Because there are 4 parts to Medicare, there can be different cost structures. Most people won’t have to pay for Medicare Part A (hospitalization). Eligibility for premium-free Part A is based on your work history during which you paid Medicare taxes. Many people do pay a monthly premium for Medicare Part B, however, which covers outpatient medical services, like doctor visits. Deductibles also apply to services covered under Medicare Parts A and B, so you’ll pay a part of the annual cost.
Medicare Parts C and D are optional coverages and have premium costs of their own. Medicare Part C refers to Medicare Advantage Plans that offer additional coverage in exchange for a monthly premium. Part D, the prescription plan, reduces the cost of medications but also requires a monthly premium. Subsidies may be available for low income households to help reduce overall Medicare costs.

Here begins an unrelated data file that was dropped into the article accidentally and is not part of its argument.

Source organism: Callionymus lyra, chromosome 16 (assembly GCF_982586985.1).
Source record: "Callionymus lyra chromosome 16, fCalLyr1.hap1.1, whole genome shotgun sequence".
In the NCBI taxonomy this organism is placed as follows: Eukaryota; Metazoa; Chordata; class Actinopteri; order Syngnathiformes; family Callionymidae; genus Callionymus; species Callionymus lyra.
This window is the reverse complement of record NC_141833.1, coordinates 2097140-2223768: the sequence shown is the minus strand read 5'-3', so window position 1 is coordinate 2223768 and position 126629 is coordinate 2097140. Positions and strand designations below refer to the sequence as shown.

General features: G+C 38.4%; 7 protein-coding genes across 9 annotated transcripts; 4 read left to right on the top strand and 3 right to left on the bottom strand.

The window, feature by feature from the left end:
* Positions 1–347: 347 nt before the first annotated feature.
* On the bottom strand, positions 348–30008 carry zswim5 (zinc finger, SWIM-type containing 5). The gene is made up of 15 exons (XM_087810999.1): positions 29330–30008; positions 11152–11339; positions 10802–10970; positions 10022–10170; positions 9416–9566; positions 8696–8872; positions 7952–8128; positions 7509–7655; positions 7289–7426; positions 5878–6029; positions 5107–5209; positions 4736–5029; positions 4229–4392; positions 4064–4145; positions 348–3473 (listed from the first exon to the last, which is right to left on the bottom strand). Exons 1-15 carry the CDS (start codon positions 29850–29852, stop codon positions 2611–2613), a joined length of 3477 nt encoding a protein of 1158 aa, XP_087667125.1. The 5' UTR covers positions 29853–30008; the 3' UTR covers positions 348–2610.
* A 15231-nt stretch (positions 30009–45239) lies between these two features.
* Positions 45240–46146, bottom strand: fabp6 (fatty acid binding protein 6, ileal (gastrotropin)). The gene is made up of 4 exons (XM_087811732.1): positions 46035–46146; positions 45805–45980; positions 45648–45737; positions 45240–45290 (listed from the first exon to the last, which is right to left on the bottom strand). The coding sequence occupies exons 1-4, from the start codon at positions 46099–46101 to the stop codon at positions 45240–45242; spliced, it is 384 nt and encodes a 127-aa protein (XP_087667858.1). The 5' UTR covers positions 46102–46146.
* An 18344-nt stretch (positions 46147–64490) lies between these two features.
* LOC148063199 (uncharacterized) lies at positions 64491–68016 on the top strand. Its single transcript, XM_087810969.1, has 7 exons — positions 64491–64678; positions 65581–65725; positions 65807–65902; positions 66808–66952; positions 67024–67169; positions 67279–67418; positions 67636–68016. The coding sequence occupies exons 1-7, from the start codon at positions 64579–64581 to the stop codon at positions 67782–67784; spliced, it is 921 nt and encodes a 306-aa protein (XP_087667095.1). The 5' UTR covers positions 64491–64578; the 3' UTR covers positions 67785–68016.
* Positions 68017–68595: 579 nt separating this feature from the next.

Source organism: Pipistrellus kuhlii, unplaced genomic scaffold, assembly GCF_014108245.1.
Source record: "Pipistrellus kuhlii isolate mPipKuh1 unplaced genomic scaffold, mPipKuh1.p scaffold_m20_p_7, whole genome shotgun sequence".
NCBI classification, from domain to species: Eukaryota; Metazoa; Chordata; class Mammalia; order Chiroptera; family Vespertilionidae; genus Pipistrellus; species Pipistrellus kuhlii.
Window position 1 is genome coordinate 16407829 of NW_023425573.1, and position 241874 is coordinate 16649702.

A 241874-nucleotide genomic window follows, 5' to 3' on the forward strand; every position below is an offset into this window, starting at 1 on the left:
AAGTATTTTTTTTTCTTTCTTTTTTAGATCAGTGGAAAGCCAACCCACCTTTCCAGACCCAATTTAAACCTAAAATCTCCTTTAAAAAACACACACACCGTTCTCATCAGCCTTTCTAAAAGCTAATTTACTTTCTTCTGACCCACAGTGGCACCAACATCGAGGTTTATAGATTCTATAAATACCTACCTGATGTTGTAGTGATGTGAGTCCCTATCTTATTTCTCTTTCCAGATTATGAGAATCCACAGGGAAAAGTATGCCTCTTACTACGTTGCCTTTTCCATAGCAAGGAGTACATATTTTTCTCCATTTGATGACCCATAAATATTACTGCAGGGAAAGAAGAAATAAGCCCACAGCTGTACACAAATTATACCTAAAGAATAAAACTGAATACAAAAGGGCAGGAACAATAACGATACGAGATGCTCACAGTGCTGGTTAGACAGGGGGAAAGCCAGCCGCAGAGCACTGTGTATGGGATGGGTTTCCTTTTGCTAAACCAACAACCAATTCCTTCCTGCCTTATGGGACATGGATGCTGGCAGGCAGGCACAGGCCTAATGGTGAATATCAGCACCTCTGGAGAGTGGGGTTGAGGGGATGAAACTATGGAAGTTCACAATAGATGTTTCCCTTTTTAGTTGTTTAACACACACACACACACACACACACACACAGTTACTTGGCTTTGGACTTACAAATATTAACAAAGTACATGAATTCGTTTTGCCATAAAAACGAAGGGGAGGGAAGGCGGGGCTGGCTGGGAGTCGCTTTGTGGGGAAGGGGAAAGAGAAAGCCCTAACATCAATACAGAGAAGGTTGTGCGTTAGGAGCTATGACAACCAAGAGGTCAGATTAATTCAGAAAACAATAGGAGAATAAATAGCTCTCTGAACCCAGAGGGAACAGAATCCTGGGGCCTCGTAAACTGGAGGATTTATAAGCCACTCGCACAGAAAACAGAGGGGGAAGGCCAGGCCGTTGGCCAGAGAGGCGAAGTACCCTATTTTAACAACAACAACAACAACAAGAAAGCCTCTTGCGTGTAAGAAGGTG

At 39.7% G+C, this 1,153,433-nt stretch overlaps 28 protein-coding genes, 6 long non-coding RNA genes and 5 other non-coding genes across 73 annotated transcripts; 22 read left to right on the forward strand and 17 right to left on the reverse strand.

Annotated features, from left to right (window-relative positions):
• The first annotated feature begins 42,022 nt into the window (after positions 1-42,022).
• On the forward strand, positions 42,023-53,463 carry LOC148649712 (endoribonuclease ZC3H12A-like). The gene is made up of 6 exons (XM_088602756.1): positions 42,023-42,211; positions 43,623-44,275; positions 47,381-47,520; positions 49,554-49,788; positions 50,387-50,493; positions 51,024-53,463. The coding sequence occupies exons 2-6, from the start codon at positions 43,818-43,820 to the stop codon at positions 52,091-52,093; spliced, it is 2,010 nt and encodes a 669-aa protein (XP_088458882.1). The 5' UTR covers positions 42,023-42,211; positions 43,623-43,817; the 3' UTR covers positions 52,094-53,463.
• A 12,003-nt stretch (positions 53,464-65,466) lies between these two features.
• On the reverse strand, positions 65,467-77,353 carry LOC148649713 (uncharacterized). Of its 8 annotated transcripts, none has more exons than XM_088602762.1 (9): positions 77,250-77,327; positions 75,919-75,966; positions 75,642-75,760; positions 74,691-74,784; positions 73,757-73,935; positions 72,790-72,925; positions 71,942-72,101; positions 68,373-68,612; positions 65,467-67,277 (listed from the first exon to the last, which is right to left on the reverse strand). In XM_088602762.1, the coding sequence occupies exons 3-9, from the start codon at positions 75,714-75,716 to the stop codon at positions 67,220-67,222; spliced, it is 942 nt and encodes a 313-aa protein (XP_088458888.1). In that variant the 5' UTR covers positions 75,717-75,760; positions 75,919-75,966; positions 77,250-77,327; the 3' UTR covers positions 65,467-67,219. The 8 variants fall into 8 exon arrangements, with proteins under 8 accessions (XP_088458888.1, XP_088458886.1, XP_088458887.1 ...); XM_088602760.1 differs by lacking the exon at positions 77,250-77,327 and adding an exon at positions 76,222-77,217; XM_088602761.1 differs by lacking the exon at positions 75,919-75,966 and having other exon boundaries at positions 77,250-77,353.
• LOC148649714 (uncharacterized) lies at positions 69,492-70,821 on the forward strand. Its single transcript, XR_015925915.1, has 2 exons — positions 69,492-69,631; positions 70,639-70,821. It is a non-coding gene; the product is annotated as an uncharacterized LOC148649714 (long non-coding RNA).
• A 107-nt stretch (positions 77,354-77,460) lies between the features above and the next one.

3) Q: Do I need to sign up for Medicare?
If you signed up for Social Security before age 65, you were enrolled in Medicare automatically but benefits will begin at age 65. In most cases, there are penalties for not enrolling at age 65, so it pays to sign up on time. Click here to get a medicare quote in minutes from the best providers.
If you have employer coverage, you may be able to delay Medicare coverage while your work plan is still in force. However, the size of the employer determines whether you’ll pay a penalty for not enrolling at age 65. Employees (and their spouses) of companies that offer group health insurance to 20 or more people are usually exempt from late sign-up penalties if they are covered by the employer’s plan.